Caballero noted while that 2006 production used very little CGI technology, he had since come to embrace digital technology in later productions where it made sense such as J.A. Bayona’s tsunami drama The Impossible (2012) and Bayona’s A Monster Calls (2016). He combined physical scaled miniature sets with real-size constructed sets and special effects.
The production designer also discussed the special attention he pays to the colour palette of a film to support the narrative. On The Impossible, for example, he explained how the palette in the early scenes, depicting the idyllic family holiday ahead of the tsunami, is bright and saturated, but then turns grey and beige when tragedy strikes, with hints of colour returning in the final scenes.
It was a device Caballero had previously used in Jim Jarmusch’s 2009 drama The Limits Of Control, in which Isaach De Bankolé starred as a mysterious lone assassin on a mission. He used colour as “a metaphor” for the protagonist’s journey, with the palette transitioning from saturated colours to grey and whites as he got closer to the moment of accomplishing his mission.
“It’s like he is becoming a ghost. When he performs what he has to do, it is the whitest moment and then the colour returns,” Caballero explained.
Working this way was not an option on ROMA, which was shot on digital and in black-and-white. Instead, Caballero and Cuarón instead spent a long time experimenting with the colours of the objects on the sets, to achieve different hues of white, grey and black.
“We ended up using a really pink couch to get a specific type of grey we wanted. It was the same case with the cars, we had to experiment with colours to see how they would translate,” he explained.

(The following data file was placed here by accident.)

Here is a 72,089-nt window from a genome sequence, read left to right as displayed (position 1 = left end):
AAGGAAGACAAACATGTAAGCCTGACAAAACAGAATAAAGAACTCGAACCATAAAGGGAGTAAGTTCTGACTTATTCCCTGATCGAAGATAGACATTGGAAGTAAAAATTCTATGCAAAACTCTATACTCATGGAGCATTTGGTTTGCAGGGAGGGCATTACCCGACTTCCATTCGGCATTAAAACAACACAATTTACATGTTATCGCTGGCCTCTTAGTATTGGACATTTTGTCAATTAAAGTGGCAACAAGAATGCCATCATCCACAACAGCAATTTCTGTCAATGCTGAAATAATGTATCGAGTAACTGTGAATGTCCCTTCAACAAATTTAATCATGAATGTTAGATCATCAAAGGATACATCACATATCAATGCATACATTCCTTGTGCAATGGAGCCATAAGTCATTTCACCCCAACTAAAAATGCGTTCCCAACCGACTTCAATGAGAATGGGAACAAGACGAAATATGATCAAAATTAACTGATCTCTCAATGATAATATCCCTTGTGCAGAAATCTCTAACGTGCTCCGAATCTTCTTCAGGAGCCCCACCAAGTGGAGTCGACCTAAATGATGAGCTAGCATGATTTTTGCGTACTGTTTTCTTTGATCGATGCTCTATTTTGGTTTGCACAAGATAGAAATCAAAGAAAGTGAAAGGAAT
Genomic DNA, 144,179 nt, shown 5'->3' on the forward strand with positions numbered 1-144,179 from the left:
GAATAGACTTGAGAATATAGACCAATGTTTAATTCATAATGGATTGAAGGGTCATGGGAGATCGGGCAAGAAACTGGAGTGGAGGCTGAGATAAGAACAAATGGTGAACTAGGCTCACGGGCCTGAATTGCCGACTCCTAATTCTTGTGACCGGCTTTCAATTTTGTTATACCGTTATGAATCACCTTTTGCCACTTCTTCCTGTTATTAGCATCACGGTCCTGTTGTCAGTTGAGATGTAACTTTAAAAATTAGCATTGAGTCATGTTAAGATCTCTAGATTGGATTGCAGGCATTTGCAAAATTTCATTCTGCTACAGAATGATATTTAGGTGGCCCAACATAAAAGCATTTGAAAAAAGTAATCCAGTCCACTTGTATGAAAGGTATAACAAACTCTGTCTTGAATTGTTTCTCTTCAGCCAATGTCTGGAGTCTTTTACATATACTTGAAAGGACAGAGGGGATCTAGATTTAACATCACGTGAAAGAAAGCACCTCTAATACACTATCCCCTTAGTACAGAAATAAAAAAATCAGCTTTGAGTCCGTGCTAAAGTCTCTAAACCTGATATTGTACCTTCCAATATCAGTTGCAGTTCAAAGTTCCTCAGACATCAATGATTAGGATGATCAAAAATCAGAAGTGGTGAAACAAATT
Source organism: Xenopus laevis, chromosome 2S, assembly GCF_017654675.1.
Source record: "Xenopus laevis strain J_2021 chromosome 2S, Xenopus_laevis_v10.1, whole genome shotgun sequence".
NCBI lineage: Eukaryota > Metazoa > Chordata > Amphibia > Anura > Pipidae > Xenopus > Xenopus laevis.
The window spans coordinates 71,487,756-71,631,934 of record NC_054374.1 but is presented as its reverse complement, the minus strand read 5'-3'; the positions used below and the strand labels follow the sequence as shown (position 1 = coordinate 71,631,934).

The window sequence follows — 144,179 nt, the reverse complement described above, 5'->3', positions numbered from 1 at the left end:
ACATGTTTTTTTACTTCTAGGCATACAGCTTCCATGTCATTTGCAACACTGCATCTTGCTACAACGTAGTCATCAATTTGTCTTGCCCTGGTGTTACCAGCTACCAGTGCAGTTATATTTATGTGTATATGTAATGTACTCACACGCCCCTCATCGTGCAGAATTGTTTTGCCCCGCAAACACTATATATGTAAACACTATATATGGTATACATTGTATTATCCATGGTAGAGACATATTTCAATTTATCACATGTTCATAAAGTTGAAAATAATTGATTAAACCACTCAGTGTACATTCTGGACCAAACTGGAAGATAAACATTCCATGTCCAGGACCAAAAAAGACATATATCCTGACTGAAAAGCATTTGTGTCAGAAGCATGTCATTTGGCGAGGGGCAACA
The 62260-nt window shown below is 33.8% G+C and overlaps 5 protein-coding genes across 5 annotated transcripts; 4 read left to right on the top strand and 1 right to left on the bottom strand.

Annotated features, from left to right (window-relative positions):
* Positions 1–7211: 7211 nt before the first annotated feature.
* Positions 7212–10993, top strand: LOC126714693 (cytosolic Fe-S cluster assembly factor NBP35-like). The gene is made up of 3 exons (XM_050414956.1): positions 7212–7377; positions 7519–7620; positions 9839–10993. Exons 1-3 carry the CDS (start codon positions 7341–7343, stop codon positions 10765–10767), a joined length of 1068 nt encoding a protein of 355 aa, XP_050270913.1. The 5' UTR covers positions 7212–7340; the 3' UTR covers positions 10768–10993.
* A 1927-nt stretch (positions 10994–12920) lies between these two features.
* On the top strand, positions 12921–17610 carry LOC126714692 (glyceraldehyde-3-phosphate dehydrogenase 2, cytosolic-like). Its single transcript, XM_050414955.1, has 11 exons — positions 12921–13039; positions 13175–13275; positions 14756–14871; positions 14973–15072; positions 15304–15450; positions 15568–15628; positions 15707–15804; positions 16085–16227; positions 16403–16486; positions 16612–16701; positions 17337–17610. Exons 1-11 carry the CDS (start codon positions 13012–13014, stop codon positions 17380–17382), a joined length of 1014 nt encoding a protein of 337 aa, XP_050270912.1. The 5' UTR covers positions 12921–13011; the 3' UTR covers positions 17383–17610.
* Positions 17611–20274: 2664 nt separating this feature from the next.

One of the biggest challenges for Caballero was reconstructing the early 1970s streets of Mexico City, much of which was destroyed by the deadly earthquake of September 1985.
“It really changed the city landscape,” said Caballero. “I’ve been thinking about why I do a lot of films about destruction. Perhaps it has to do with that. It’s that earthquake mentality. The earthquake happened when I was 13 years old so as I was growing up there were always one or two ruins on every street… that earthquake changed the face of Mexico.”
Caballero ended up constructing a street scene on a piece on a vacant industrial lot to achieve the right look.
Guillermo del Toro exhibition
Now that awards season is over, the production designer – who says an important component of his process is having the time to think – is mulling three potential project offers.
He is also putting the final touches to an exhibition celebrating del Toro, which will open in the director’s home town of Guadalajara at the end of May.
Caballero, who is curating and designed the exhibition, says it will combine works from del Toro’s extensive art collection with artefacts – such as props, costumes and concept art – from his films, with famous works of art by other Mexican artists.
“It’s about Guillermo del Toro as a collector as well as a creator. The idea is to put works from his collection as well as items from his films into a dialogue with Mexican art. I’ve got pieces from all the major museums in Mexico and I’m blending all three columns. I’m going to be tied up with that for at least another two months.”
Caballero is among four masters attending Doha’s fifth annual Qumra event alongside Oscar-winning Polish director Pawel Pawlikowski, Japanese filmmaker Kiyoshi Kurosawa and Italian filmmaker Alice Rohrwacher.